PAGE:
There is always bound to be a degree of controversy about Needle and Syringe Programs. For some people, personal beliefs and values shape their attitudes towards public health interventions to a greater extent than scientific evidence. However, evidence of the effectiveness of Needle and Syringe Programs is consistent and compelling and has been sufficient to persuade many major scientific authorities and governments around the world about the substantial benefits of these programs. Needle and Syringe Programs are a critical component of strategies to reduce the spread of HIV, hepatitis C and other blood borne viral infections among injecting drug users and the wider community. These Programs have been found to be highly cost-effective compared to the cost of treating HIV and hepatitis C infection. Needle and Syringe Programs have not been found to increase drug injecting, discarded used injecting equipment or result in any other serious negative consequences. These programs also facilitate referral to drug treatment and other health services. In areas where Needle and Syringe Programs have been established, they generally receive strong community support.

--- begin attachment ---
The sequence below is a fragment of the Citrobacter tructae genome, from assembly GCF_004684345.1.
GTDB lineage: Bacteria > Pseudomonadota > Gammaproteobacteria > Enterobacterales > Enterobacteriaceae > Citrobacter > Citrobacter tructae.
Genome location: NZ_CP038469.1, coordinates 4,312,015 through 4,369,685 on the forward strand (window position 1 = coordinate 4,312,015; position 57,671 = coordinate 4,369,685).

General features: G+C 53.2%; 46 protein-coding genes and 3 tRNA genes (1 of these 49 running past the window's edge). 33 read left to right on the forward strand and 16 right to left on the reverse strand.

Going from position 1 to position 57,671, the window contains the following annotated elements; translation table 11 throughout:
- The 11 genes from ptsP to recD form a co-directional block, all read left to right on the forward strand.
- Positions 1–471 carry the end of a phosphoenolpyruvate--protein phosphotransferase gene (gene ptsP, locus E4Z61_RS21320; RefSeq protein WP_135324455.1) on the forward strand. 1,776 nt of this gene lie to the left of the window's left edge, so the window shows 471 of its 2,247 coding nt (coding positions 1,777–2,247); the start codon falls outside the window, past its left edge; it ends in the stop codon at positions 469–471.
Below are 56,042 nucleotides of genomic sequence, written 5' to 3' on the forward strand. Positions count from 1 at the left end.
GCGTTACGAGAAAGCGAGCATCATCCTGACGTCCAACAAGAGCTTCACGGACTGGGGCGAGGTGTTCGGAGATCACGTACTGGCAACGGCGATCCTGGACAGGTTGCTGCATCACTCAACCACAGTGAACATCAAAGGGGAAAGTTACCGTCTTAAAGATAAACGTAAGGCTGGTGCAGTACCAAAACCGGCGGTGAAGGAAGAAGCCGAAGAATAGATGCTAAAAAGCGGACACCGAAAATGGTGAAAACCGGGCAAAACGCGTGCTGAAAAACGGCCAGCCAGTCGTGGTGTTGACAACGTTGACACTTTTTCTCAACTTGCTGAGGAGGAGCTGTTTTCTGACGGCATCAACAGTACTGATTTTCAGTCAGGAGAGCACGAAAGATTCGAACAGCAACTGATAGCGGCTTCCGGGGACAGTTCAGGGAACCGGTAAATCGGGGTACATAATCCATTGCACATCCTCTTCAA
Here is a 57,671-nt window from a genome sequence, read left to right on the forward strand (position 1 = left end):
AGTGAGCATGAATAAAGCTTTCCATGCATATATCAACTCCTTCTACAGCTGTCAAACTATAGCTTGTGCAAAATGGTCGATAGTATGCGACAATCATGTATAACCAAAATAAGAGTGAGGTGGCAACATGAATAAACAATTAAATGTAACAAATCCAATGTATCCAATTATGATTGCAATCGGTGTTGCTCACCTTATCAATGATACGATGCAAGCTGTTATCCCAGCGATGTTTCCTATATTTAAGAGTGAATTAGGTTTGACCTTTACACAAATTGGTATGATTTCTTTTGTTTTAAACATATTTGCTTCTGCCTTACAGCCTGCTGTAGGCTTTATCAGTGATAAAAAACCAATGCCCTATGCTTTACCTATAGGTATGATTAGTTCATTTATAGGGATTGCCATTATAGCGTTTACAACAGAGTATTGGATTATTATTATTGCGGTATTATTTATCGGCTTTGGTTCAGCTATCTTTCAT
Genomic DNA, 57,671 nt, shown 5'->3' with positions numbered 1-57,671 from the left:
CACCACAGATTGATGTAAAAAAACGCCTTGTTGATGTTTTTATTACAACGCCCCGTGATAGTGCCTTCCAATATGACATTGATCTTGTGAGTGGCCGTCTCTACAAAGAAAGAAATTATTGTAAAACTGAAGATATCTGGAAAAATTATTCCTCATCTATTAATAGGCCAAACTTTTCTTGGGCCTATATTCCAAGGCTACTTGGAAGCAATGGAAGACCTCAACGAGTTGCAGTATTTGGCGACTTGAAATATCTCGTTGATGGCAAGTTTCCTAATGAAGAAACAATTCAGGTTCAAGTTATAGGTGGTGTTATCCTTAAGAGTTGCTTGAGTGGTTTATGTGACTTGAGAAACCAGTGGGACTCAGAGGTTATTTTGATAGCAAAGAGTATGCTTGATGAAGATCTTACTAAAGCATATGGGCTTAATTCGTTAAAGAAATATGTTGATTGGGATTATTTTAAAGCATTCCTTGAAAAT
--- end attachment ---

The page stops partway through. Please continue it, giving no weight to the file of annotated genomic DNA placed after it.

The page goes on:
Dr Kate Dolan, Mr Edmund Silins and Ms Libby Topp, National Drug and Alcohol Research Centre, UNSW, Sydney.

Ms Margaret MacDonald, National Centre in HIV Epidemiology and Clinical Research UNSW, Sydney. 1999, 2005.